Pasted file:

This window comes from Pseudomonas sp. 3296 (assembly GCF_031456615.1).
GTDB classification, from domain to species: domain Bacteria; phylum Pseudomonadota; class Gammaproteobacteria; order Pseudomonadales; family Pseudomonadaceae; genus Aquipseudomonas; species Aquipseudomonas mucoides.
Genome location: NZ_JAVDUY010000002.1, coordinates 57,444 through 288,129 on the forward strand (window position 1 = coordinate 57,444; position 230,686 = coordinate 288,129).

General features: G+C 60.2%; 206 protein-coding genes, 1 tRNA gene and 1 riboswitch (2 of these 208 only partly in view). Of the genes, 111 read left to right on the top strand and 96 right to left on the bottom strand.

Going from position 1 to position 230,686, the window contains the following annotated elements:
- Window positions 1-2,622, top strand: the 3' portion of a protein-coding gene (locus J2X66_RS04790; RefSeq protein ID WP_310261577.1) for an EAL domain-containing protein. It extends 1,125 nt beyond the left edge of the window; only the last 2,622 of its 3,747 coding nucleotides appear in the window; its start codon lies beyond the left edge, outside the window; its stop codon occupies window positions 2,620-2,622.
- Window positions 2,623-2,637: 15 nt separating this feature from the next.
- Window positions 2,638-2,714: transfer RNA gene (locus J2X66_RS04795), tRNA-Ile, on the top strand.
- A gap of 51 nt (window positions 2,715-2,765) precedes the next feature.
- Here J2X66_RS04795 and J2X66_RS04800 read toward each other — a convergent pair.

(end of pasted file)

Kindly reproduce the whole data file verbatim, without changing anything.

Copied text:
This window comes from Pseudomonas sp. 3296 (assembly GCF_031456615.1).
GTDB classification, from domain to species: domain Bacteria; phylum Pseudomonadota; class Gammaproteobacteria; order Pseudomonadales; family Pseudomonadaceae; genus Aquipseudomonas; species Aquipseudomonas mucoides.
Genome location: NZ_JAVDUY010000002.1, coordinates 57,444 through 288,129 on the forward strand (window position 1 = coordinate 57,444; position 230,686 = coordinate 288,129).

General features: G+C 60.2%; 206 protein-coding genes, 1 tRNA gene and 1 riboswitch (2 of these 208 only partly in view). Of the genes, 111 read left to right on the top strand and 96 right to left on the bottom strand.

Going from position 1 to position 230,686, the window contains the following annotated elements:
- Window positions 1-2,622, top strand: the 3' portion of a protein-coding gene (locus J2X66_RS04790; RefSeq protein ID WP_310261577.1) for an EAL domain-containing protein. It extends 1,125 nt beyond the left edge of the window; only the last 2,622 of its 3,747 coding nucleotides appear in the window; its start codon lies beyond the left edge, outside the window; its stop codon occupies window positions 2,620-2,622.
- Window positions 2,623-2,637: 15 nt separating this feature from the next.
- Window positions 2,638-2,714: transfer RNA gene (locus J2X66_RS04795), tRNA-Ile, on the top strand.
- A gap of 51 nt (window positions 2,715-2,765) precedes the next feature.
- Here J2X66_RS04795 and J2X66_RS04800 read toward each other — a convergent pair.